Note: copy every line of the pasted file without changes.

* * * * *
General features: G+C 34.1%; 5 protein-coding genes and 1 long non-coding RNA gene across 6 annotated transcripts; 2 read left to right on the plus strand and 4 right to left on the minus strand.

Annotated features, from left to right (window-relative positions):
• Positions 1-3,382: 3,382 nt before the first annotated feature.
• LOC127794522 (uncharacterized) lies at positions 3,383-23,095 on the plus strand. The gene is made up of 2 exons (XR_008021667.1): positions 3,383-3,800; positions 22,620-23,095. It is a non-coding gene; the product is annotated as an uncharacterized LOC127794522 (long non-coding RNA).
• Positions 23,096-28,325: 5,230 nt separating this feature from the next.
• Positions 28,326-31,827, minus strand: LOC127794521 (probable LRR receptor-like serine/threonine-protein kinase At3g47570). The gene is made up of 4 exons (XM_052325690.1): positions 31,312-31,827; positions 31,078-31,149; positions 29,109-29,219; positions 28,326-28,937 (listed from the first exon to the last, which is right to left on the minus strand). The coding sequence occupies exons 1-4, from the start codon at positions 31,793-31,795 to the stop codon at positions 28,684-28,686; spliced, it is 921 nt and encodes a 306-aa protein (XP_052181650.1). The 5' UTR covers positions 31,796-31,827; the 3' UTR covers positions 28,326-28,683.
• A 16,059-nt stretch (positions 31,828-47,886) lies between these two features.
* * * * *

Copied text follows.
General features: G+C 34.1%; 5 protein-coding genes and 1 long non-coding RNA gene across 6 annotated transcripts; 2 read left to right on the plus strand and 4 right to left on the minus strand.

Annotated features, from left to right (window-relative positions):
• Positions 1-3,382: 3,382 nt before the first annotated feature.
• LOC127794522 (uncharacterized) lies at positions 3,383-23,095 on the plus strand. The gene is made up of 2 exons (XR_008021667.1): positions 3,383-3,800; positions 22,620-23,095. It is a non-coding gene; the product is annotated as an uncharacterized LOC127794522 (long non-coding RNA).
• Positions 23,096-28,325: 5,230 nt separating this feature from the next.
• Positions 28,326-31,827, minus strand: LOC127794521 (probable LRR receptor-like serine/threonine-protein kinase At3g47570). The gene is made up of 4 exons (XM_052325690.1): positions 31,312-31,827; positions 31,078-31,149; positions 29,109-29,219; positions 28,326-28,937 (listed from the first exon to the last, which is right to left on the minus strand). The coding sequence occupies exons 1-4, from the start codon at positions 31,793-31,795 to the stop codon at positions 28,684-28,686; spliced, it is 921 nt and encodes a 306-aa protein (XP_052181650.1). The 5' UTR covers positions 31,796-31,827; the 3' UTR covers positions 28,326-28,683.
• A 16,059-nt stretch (positions 31,828-47,886) lies between these two features.